My school building served as the hub of the community, so many neighborhood agencies wanted to be partners. Some offered after school tutoring, sports programs, chess teams, etc. Many were easy to work with, but some were difficult and did not like to be told, “no.” My decisions were always on what was best for the students and staff, not the politics. Eventually, politics won, and I was pushed out and left the job.
Micromanagement and Intervention
The fourth reason is surely something relatable to many principals. My responsibilities as a school principal were many. I always looked at the job of being the CEO of the school. First and foremost, I was an instructional leader. I hired teachers, aides, and other staff members.
It was my responsibility to follow all directives and policies, balance the budget, implement new programs, and handle day-to-day operations. Do not forget that I met with parents, students, staff members, community members, and vendors. The days were spent putting out fires, handling emergencies, disciplining students, and communicating with district liaisons and reading too many emails with last-minute requests or directives.
What I was not ready for is the amount of micromanagement that came from the district level. I just wanted to run my school based on the needs of students, culture, and inner workings. District mandates and directives usually had a one size fits all approach that did not work well for my students. Micromanagement and interventions did not account for the social-emotional issues and trauma that my students experienced. No one cared because it was all about the data and not the humans. At some point, it becomes a losing and stressful battle.
Stress and Burnout
Lastly, leading a school is extremely stressful. Principals and teachers absorb the shock and stress of their students. Secondary trauma becomes a reality for many educators, including myself. Eventually, my health began to deteriorate. I developed high blood pressure and cholesterol. My weight increased because I did not eat healthy foods, nor did I take the time to exercise. Workdays were 10-12 hours at the school, along with long rush-hour drives home. I could not sleep at night, and the doctor diagnosed insomnia. Then one day, the stress pushed my blood pressure to 199/120. I was very close to having a stroke. It was a wake-up call for me.
Stress leads to burnout. A fourth of principals leave their schools each year. Again, high poverty schools have the highest percentage of principals leaving the profession. It is unfortunate because students and schools need consistency in leadership, support, and relationships.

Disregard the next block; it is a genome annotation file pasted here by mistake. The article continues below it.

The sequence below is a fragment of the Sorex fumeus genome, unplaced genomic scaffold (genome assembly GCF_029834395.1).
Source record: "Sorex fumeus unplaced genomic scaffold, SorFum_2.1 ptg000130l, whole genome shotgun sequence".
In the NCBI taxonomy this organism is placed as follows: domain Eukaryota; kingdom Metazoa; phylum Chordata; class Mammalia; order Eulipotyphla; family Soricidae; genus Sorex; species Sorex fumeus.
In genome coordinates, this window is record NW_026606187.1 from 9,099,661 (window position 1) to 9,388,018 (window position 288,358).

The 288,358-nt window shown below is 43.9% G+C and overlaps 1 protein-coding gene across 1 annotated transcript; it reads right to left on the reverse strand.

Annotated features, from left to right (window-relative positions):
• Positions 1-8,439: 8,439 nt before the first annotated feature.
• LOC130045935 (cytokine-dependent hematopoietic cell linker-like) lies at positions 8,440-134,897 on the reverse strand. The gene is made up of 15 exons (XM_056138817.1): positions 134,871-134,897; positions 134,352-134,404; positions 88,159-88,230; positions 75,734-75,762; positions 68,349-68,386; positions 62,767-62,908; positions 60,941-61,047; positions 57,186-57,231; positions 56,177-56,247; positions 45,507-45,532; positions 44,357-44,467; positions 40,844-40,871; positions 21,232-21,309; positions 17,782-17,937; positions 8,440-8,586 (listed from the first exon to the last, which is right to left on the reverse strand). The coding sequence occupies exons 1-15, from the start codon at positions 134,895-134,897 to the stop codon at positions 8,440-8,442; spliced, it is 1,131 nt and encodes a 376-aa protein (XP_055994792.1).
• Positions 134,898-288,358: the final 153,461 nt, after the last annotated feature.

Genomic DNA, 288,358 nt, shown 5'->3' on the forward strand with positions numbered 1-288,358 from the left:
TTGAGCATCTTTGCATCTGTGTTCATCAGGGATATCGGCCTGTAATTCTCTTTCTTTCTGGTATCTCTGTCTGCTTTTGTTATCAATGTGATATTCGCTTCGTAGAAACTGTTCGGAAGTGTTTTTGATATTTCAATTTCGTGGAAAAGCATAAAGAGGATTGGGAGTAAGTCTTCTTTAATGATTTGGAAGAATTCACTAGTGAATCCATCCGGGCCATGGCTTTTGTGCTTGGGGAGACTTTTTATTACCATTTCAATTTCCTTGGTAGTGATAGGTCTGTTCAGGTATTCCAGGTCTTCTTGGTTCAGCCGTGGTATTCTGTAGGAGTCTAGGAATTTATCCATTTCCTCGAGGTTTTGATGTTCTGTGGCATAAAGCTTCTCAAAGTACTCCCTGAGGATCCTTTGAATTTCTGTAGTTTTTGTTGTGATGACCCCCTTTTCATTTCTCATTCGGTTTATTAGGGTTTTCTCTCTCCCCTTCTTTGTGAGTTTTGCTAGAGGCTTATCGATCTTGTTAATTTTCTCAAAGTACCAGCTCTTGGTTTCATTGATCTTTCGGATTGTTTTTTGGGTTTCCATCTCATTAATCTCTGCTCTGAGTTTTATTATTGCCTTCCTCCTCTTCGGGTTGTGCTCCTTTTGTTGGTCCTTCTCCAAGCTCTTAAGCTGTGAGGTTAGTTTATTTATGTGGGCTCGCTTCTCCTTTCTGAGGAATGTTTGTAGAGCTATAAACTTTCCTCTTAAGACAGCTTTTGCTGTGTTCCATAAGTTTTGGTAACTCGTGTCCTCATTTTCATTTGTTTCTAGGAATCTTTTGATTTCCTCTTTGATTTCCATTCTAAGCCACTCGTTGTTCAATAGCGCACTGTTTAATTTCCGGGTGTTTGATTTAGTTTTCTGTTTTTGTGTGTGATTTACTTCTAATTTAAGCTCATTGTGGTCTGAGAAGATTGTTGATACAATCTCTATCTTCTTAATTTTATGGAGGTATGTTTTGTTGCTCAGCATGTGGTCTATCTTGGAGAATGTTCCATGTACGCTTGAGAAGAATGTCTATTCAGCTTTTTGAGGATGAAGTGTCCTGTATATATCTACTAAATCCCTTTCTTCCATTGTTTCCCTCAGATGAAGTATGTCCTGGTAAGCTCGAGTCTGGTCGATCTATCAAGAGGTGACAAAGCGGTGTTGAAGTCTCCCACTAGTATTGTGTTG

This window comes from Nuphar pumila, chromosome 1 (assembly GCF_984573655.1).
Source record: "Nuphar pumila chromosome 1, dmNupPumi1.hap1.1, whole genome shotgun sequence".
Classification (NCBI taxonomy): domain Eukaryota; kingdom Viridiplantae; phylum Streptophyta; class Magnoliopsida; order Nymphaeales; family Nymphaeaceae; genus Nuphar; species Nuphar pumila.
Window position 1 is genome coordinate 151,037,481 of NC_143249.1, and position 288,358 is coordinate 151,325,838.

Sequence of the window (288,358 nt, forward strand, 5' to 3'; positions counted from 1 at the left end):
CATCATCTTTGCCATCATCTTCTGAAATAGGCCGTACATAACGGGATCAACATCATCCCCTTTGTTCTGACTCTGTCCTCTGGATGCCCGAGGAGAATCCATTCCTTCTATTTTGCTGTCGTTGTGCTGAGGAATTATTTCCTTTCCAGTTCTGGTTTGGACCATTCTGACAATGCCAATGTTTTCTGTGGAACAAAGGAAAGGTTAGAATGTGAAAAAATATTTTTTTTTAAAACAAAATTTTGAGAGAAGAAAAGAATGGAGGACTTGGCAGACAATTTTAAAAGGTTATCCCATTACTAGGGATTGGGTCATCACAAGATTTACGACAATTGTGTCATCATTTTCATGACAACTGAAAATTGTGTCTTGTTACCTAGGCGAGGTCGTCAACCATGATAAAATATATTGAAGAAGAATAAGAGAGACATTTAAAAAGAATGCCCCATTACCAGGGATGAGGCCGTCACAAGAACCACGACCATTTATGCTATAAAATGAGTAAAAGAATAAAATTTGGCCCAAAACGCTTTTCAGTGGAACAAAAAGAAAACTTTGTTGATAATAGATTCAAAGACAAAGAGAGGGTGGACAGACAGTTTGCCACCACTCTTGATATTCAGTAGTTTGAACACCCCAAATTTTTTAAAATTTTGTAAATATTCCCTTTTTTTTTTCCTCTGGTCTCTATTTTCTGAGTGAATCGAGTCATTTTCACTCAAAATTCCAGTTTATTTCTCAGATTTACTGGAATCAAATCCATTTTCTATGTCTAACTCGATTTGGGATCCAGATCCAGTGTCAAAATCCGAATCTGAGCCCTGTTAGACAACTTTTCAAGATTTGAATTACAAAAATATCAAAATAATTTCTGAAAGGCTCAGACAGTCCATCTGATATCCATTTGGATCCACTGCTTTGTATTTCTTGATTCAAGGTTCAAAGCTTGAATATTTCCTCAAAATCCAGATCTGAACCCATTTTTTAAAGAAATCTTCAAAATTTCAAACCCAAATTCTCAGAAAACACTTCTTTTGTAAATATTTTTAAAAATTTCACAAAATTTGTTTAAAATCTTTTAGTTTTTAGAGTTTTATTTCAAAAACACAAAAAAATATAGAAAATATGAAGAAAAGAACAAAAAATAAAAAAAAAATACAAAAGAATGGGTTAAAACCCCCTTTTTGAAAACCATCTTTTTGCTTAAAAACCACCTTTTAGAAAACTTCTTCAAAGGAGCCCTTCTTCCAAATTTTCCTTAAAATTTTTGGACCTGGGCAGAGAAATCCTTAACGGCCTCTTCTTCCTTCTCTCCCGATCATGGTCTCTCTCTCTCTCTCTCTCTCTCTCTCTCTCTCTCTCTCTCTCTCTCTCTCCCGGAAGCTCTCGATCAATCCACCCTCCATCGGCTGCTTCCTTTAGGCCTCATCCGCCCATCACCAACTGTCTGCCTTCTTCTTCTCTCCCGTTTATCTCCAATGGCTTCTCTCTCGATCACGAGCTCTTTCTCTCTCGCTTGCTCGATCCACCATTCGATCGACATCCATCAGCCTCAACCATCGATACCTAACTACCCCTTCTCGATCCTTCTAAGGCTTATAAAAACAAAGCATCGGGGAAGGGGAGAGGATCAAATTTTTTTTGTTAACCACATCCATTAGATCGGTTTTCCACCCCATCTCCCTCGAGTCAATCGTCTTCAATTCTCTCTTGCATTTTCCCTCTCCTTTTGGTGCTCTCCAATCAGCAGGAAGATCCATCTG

Before I left my job as a principal, I was determined to stay for the students. They needed someone to always fight for their needs and rights. That is what I told myself whenever I would apply for other jobs or fill out the retirement papers. I was willing to go to war with whomever to make sure my students had all available opportunities for their education. What I had to realize was that I was not physically or mentally invincible. The five reasons why this principal left her school were, l social issues, lack of funding, micromanagement, politics, and stress, and burnout. These five issues beat me down and pushed me out of the profession. I had to save myself and walk away.
Learning Policy Institute. 2019. Principal Turnover: Insights from Current Principals. [ONLINE] Available at: https://learningpolicyinstitute.org/product/nassp-principal-turnover-insights-brief. [Accessed 16 May 2020].
Goldring, R., & Taie, S. (2018). Principal attrition and mobility: Results from the 2016–17 Principal Follow-up Survey First Look (NCES 2018-066). U.S. Department of Education. Washington, DC: National Center for Education Statistics.
Levin, S., & Bradley, K. (2019). Understanding and addressing principal turnover: A review of the research. Reston, VA: National Association of Secondary School Principals.
Cassandra Washington is a Chicago-based educator. She worked as a classroom teacher, assistant principal, and principal. Currently she is semi-retired and works as a part-time Instructional Coach and Professional Learning Consultant. Cassandra promotes her book, Teach and Take Time for You: Strategies and Tips to Reduce Stress and Burnout. She wrote the book to bring awareness to teacher burnout. She also wants to support educators in finding a balance between the school, classroom, and home. Cassandra also publishes the blog,www.teachandtaketime4u.com, and she speaks at national conferences about teacher and principal wellness. Cassandra Washington graduated from Rockford University with a B.A. In Political Science. She obtained an M.A. In Teaching and a C.A.S. In Educational Leadership from National-Louis University.